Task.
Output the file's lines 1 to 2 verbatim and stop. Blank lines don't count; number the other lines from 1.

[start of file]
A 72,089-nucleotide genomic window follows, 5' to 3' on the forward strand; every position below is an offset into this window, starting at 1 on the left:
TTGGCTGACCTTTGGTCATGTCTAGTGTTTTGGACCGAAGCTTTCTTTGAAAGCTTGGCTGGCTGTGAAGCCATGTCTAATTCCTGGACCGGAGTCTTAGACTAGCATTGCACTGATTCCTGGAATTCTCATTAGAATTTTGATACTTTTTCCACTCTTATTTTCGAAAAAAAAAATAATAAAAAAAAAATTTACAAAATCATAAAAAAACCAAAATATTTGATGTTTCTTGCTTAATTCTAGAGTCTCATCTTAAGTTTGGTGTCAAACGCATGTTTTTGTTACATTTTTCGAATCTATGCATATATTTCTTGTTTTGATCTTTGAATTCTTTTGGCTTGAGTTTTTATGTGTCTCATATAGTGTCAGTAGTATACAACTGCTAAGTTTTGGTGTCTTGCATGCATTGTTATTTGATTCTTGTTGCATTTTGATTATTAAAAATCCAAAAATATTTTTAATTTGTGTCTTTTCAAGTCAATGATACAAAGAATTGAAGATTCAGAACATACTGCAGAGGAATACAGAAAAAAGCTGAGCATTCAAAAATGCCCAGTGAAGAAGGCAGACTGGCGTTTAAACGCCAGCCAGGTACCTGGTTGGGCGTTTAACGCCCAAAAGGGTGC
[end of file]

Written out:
A 72,089-nucleotide genomic window follows, 5' to 3' on the forward strand; every position below is an offset into this window, starting at 1 on the left:
TTGGCTGACCTTTGGTCATGTCTAGTGTTTTGGACCGAAGCTTTCTTTGAAAGCTTGGCTGGCTGTGAAGCCATGTCTAATTCCTGGACCGGAGTCTTAGACTAGCATTGCACTGATTCCTGGAATTCTCATTAGAATTTTGATACTTTTTCCACTCTTATTTTCGAAAAAAAAAATAATAAAAAAAAAATTTACAAAATCATAAAAAAACCAAAATATTTGATGTTTCTTGCTTAATTCTAGAGTCTCATCTTAAGTTTGGTGTCAAACGCATGTTTTTGTTACATTTTTCGAATCTATGCATATATTTCTTGTTTTGATCTTTGAATTCTTTTGGCTTGAGTTTTTATGTGTCTCATATAGTGTCAGTAGTATACAACTGCTAAGTTTTGGTGTCTTGCATGCATTGTTATTTGATTCTTGTTGCATTTTGATTATTAAAAATCCAAAAATATTTTTAATTTGTGTCTTTTCAAGTCAATGATACAAAGAATTGAAGATTCAGAACATACTGCAGAGGAATACAGAAAAAAGCTGAGCATTCAAAAATGCCCAGTGAAGAAGGCAGACTGGCGTTTAAACGCCAGCCAGGTACCTGGTTGGGCGTTTAACGCCCAAAAGGGTGC